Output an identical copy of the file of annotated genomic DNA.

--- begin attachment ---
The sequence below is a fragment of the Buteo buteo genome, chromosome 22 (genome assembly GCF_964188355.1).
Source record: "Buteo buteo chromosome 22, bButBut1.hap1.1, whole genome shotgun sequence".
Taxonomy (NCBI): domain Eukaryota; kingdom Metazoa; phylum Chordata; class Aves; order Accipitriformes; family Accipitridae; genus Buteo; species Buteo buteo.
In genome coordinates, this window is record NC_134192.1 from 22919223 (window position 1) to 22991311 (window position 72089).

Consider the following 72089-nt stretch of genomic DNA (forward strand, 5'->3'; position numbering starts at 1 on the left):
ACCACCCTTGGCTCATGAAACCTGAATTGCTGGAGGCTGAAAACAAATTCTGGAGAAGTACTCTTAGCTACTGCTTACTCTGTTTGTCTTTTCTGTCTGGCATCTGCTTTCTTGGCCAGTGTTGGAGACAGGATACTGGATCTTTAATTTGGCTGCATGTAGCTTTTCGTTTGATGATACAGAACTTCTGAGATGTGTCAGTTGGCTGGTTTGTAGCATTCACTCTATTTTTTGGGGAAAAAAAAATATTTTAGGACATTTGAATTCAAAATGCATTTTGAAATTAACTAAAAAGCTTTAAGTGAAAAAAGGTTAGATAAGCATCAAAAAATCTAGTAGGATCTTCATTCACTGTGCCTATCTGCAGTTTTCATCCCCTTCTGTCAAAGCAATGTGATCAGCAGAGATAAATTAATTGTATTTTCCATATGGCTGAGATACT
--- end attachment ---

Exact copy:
The sequence below is a fragment of the Buteo buteo genome, chromosome 22 (genome assembly GCF_964188355.1).
Source record: "Buteo buteo chromosome 22, bButBut1.hap1.1, whole genome shotgun sequence".
Taxonomy (NCBI): domain Eukaryota; kingdom Metazoa; phylum Chordata; class Aves; order Accipitriformes; family Accipitridae; genus Buteo; species Buteo buteo.
In genome coordinates, this window is record NC_134192.1 from 22919223 (window position 1) to 22991311 (window position 72089).

Consider the following 72089-nt stretch of genomic DNA (forward strand, 5'->3'; position numbering starts at 1 on the left):
ACCACCCTTGGCTCATGAAACCTGAATTGCTGGAGGCTGAAAACAAATTCTGGAGAAGTACTCTTAGCTACTGCTTACTCTGTTTGTCTTTTCTGTCTGGCATCTGCTTTCTTGGCCAGTGTTGGAGACAGGATACTGGATCTTTAATTTGGCTGCATGTAGCTTTTCGTTTGATGATACAGAACTTCTGAGATGTGTCAGTTGGCTGGTTTGTAGCATTCACTCTATTTTTTGGGGAAAAAAAAATATTTTAGGACATTTGAATTCAAAATGCATTTTGAAATTAACTAAAAAGCTTTAAGTGAAAAAAGGTTAGATAAGCATCAAAAAATCTAGTAGGATCTTCATTCACTGTGCCTATCTGCAGTTTTCATCCCCTTCTGTCAAAGCAATGTGATCAGCAGAGATAAATTAATTGTATTTTCCATATGGCTGAGATACT